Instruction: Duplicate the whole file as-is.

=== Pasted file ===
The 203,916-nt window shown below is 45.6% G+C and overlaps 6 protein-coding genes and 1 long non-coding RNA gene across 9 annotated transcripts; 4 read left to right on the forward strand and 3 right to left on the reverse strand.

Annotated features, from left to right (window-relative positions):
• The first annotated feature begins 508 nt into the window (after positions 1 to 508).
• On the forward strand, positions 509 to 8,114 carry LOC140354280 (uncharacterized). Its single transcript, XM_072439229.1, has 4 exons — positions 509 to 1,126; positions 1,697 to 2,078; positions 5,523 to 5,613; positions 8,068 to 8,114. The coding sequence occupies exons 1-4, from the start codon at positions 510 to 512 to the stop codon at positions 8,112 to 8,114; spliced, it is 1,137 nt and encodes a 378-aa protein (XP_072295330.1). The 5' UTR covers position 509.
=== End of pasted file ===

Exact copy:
The 203,916-nt window shown below is 45.6% G+C and overlaps 6 protein-coding genes and 1 long non-coding RNA gene across 9 annotated transcripts; 4 read left to right on the forward strand and 3 right to left on the reverse strand.

Annotated features, from left to right (window-relative positions):
• The first annotated feature begins 508 nt into the window (after positions 1 to 508).
• On the forward strand, positions 509 to 8,114 carry LOC140354280 (uncharacterized). Its single transcript, XM_072439229.1, has 4 exons — positions 509 to 1,126; positions 1,697 to 2,078; positions 5,523 to 5,613; positions 8,068 to 8,114. The coding sequence occupies exons 1-4, from the start codon at positions 510 to 512 to the stop codon at positions 8,112 to 8,114; spliced, it is 1,137 nt and encodes a 378-aa protein (XP_072295330.1). The 5' UTR covers position 509.